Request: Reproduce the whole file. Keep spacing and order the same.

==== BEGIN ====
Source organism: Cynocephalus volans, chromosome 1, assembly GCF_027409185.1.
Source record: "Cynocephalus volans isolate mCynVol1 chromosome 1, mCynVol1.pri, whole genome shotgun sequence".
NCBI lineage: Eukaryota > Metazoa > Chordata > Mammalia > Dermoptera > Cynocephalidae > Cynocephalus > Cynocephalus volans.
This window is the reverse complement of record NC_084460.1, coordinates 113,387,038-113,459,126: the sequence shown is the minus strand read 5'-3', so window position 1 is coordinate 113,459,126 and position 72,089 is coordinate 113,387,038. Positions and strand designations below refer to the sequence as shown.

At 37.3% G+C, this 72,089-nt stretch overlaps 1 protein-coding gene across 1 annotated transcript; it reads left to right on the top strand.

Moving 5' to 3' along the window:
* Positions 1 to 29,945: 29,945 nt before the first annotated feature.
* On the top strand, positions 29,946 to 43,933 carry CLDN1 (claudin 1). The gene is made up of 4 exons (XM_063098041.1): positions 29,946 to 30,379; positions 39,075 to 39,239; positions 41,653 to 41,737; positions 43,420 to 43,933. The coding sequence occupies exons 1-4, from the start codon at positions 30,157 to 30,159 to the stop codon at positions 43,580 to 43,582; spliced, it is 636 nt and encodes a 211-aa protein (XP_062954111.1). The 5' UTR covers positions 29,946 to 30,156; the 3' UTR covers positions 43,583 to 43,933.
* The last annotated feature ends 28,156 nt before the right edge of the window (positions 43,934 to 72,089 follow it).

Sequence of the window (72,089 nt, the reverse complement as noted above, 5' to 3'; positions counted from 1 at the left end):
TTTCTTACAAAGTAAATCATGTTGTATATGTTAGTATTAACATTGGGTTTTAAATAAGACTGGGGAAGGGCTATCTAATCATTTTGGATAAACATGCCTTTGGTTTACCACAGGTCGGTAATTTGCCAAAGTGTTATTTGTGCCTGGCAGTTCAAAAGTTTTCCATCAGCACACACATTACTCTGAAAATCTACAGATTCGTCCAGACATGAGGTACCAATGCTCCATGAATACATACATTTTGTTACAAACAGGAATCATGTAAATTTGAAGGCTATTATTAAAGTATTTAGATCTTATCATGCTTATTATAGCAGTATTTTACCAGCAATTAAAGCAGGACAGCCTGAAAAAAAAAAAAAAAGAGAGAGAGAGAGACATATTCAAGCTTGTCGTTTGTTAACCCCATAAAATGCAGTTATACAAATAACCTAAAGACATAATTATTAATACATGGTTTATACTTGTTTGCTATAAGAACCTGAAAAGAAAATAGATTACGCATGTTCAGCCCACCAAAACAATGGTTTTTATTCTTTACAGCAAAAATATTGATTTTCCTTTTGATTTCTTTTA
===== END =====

Source organism: Cynocephalus volans, chromosome 1, assembly GCF_027409185.1.
Source record: "Cynocephalus volans isolate mCynVol1 chromosome 1, mCynVol1.pri, whole genome shotgun sequence".
NCBI lineage: Eukaryota > Metazoa > Chordata > Mammalia > Dermoptera > Cynocephalidae > Cynocephalus > Cynocephalus volans.
This window is the reverse complement of record NC_084460.1, coordinates 113,387,038-113,459,126: the sequence shown is the minus strand read 5'-3', so window position 1 is coordinate 113,459,126 and position 72,089 is coordinate 113,387,038. Positions and strand designations below refer to the sequence as shown.

At 37.3% G+C, this 72,089-nt stretch overlaps 1 protein-coding gene across 1 annotated transcript; it reads left to right on the top strand.

Moving 5' to 3' along the window:
* Positions 1 to 29,945: 29,945 nt before the first annotated feature.
* On the top strand, positions 29,946 to 43,933 carry CLDN1 (claudin 1). The gene is made up of 4 exons (XM_063098041.1): positions 29,946 to 30,379; positions 39,075 to 39,239; positions 41,653 to 41,737; positions 43,420 to 43,933. The coding sequence occupies exons 1-4, from the start codon at positions 30,157 to 30,159 to the stop codon at positions 43,580 to 43,582; spliced, it is 636 nt and encodes a 211-aa protein (XP_062954111.1). The 5' UTR covers positions 29,946 to 30,156; the 3' UTR covers positions 43,583 to 43,933.
* The last annotated feature ends 28,156 nt before the right edge of the window (positions 43,934 to 72,089 follow it).

Sequence of the window (72,089 nt, the reverse complement as noted above, 5' to 3'; positions counted from 1 at the left end):
TTTCTTACAAAGTAAATCATGTTGTATATGTTAGTATTAACATTGGGTTTTAAATAAGACTGGGGAAGGGCTATCTAATCATTTTGGATAAACATGCCTTTGGTTTACCACAGGTCGGTAATTTGCCAAAGTGTTATTTGTGCCTGGCAGTTCAAAAGTTTTCCATCAGCACACACATTACTCTGAAAATCTACAGATTCGTCCAGACATGAGGTACCAATGCTCCATGAATACATACATTTTGTTACAAACAGGAATCATGTAAATTTGAAGGCTATTATTAAAGTATTTAGATCTTATCATGCTTATTATAGCAGTATTTTACCAGCAATTAAAGCAGGACAGCCTGAAAAAAAAAAAAAAAGAGAGAGAGAGAGACATATTCAAGCTTGTCGTTTGTTAACCCCATAAAATGCAGTTATACAAATAACCTAAAGACATAATTATTAATACATGGTTTATACTTGTTTGCTATAAGAACCTGAAAAGAAAATAGATTACGCATGTTCAGCCCACCAAAACAATGGTTTTTATTCTTTACAGCAAAAATATTGATTTTCCTTTTGATTTCTTTTA